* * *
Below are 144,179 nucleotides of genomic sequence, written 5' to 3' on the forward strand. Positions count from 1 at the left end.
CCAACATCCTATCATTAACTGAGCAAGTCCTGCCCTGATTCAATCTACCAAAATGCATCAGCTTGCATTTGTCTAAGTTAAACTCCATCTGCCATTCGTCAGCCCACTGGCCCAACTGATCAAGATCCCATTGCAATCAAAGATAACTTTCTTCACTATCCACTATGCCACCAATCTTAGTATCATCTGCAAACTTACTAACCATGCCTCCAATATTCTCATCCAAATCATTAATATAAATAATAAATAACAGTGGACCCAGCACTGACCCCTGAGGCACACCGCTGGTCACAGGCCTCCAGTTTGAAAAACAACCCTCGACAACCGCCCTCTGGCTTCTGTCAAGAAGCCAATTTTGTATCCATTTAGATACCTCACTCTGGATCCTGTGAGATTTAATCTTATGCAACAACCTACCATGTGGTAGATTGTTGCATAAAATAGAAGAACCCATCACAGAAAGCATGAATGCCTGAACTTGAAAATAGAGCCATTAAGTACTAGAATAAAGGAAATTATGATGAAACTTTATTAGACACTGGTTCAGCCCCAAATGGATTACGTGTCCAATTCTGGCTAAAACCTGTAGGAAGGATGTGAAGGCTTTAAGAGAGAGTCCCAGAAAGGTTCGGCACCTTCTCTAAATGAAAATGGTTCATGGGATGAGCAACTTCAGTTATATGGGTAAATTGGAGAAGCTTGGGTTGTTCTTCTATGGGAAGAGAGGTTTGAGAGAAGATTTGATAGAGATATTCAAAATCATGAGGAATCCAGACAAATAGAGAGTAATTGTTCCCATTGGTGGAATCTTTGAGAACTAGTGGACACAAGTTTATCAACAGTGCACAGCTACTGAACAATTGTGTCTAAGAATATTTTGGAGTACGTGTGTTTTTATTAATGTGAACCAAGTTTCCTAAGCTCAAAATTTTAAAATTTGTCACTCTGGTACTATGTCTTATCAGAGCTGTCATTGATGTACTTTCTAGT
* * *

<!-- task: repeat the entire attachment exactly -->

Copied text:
Below are 144,179 nucleotides of genomic sequence, written 5' to 3' on the forward strand. Positions count from 1 at the left end.
CCAACATCCTATCATTAACTGAGCAAGTCCTGCCCTGATTCAATCTACCAAAATGCATCAGCTTGCATTTGTCTAAGTTAAACTCCATCTGCCATTCGTCAGCCCACTGGCCCAACTGATCAAGATCCCATTGCAATCAAAGATAACTTTCTTCACTATCCACTATGCCACCAATCTTAGTATCATCTGCAAACTTACTAACCATGCCTCCAATATTCTCATCCAAATCATTAATATAAATAATAAATAACAGTGGACCCAGCACTGACCCCTGAGGCACACCGCTGGTCACAGGCCTCCAGTTTGAAAAACAACCCTCGACAACCGCCCTCTGGCTTCTGTCAAGAAGCCAATTTTGTATCCATTTAGATACCTCACTCTGGATCCTGTGAGATTTAATCTTATGCAACAACCTACCATGTGGTAGATTGTTGCATAAAATAGAAGAACCCATCACAGAAAGCATGAATGCCTGAACTTGAAAATAGAGCCATTAAGTACTAGAATAAAGGAAATTATGATGAAACTTTATTAGACACTGGTTCAGCCCCAAATGGATTACGTGTCCAATTCTGGCTAAAACCTGTAGGAAGGATGTGAAGGCTTTAAGAGAGAGTCCCAGAAAGGTTCGGCACCTTCTCTAAATGAAAATGGTTCATGGGATGAGCAACTTCAGTTATATGGGTAAATTGGAGAAGCTTGGGTTGTTCTTCTATGGGAAGAGAGGTTTGAGAGAAGATTTGATAGAGATATTCAAAATCATGAGGAATCCAGACAAATAGAGAGTAATTGTTCCCATTGGTGGAATCTTTGAGAACTAGTGGACACAAGTTTATCAACAGTGCACAGCTACTGAACAATTGTGTCTAAGAATATTTTGGAGTACGTGTGTTTTTATTAATGTGAACCAAGTTTCCTAAGCTCAAAATTTTAAAATTTGTCACTCTGGTACTATGTCTTATCAGAGCTGTCATTGATGTACTTTCTAGT